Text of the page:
InterVene has announced it has raised US$15 million in a Series B financing round. The company’s BlueLeaf Endovenous Valve Formation System is the first catheter-based solution for deep venous reflux that does not require an implant.
The system is designed to correct one of the underlying causes of chronic venous insufficiency (CVI) by forming new vein valves out of a patient’s own vein wall tissue. The funding round was led by new investor 3×5 Partners, who was joined by prior investors RiverVest Venture Partners, Boston Scientific Corporation, Correlation Ventures and others.
“The funds will be utilised to expand our clinical research program abroad, and to initiate trials in the USA via an investigational device exemption study,” explained InterVene CEO Fletcher Wilson. “We expect to further demonstrate safety and clinical effectiveness while we optimise the BlueLeaf System and procedure in preparation for a subsequent pivotal study.”
InterVene’s recently expanded management team includes COO Jeff Elkins, who has led numerous emerging endovascular technology companies, including his role as CEO of Veniti, which was recently acquired by Boston Scientific. Also joining the company is VP clinical affairs Tracy Roberts who has directed clinical activities for leading vascular and biomedical companies.
Approximately 6.5 million Americans suffer from deep venous reflux and moderate to severe CVI. Patients with deep venous reflux tend to progress to the most severe symptoms, including skin breakdown and chronic ulcers, which have negative impacts on their quality of life. The current standard of palliative treatment—involving compression therapy, leg elevation and local wound care—does not address the underlying problem of deep vein valve failure.
InterVene’s BlueLeaf System is the first catheter-based approach designed to address severe CVI due to deep venous reflux, by forming new vein valves for patients without the need for an implant. The system allows a physician to fashion new valves from the inner layer of the vein wall. The resulting autogenous valves aim to reduce retrograde blood flow and alleviate the symptoms associated with elevated venous pressures.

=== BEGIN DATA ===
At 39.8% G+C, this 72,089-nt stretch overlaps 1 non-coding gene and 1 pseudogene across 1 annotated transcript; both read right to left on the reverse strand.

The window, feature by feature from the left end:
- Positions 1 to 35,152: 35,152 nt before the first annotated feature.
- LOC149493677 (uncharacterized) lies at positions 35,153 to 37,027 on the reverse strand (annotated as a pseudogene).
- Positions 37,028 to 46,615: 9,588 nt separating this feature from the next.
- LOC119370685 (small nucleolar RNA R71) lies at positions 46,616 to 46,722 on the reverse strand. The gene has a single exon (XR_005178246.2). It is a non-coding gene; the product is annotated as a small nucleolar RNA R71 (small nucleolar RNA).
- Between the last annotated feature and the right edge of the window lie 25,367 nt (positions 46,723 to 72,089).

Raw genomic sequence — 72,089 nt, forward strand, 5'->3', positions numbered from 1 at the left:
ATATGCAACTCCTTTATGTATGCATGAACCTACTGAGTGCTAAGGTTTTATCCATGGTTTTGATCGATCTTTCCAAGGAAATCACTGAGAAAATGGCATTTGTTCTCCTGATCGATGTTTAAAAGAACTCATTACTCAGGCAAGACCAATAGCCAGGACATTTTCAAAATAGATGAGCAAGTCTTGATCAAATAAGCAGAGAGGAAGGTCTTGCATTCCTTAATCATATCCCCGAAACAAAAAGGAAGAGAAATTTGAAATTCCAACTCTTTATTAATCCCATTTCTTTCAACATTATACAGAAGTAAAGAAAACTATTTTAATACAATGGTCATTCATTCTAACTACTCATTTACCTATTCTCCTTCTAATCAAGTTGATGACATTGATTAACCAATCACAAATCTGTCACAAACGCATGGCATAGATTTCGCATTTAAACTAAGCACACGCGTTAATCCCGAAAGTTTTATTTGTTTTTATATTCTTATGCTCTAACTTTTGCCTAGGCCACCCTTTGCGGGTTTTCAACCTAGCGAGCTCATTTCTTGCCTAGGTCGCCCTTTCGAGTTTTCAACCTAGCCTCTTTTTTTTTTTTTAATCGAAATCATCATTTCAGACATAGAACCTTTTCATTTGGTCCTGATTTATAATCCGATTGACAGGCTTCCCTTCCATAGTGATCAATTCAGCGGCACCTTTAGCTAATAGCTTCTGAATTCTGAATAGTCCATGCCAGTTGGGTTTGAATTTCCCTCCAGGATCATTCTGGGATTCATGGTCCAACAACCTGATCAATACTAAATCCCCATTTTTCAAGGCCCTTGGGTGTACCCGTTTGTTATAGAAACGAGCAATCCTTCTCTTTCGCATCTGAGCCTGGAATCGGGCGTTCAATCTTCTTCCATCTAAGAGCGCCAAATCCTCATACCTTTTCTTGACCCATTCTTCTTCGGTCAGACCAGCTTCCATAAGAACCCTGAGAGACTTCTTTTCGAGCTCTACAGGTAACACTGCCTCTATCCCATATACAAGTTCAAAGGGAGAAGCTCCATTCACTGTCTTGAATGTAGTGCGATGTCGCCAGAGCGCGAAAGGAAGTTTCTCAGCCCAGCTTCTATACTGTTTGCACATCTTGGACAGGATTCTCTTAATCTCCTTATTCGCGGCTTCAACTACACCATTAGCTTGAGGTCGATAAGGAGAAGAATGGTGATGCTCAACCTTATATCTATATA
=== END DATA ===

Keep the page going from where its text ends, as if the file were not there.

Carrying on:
“The BlueLeaf technology has the potential to offer a solution for patients with deep venous reflux, a current major gap in our treatment portfolio,” said William Marston, department chief of vascular surgery and professor of surgery at UNC Medical School (Chapel Hill, USA). “The reports of the initial patients treated with the procedure are promising, and if confirmed in larger studies with longer follow-up, can provide a novel, important treatment option for this underserved patient group.”
“Treatment options for patients with deep venous reflux have been limited,” said Mikel Sadek, vascular surgeon and assistant professor of surgery at NYU Langone Health (New York, USA). “This innovative technology may offer an alternative for patients needing procedural intervention to treat their disease.”
The BlueLeaf technique is predicated on the Maleti Neovalve open-surgical procedure, but enables patients to avoid the trauma of open surgery, allows for multiple valves to be formed in a single procedure and mechanises certain aspects of the technically-difficult open surgical procedure for ease of use and repeatability.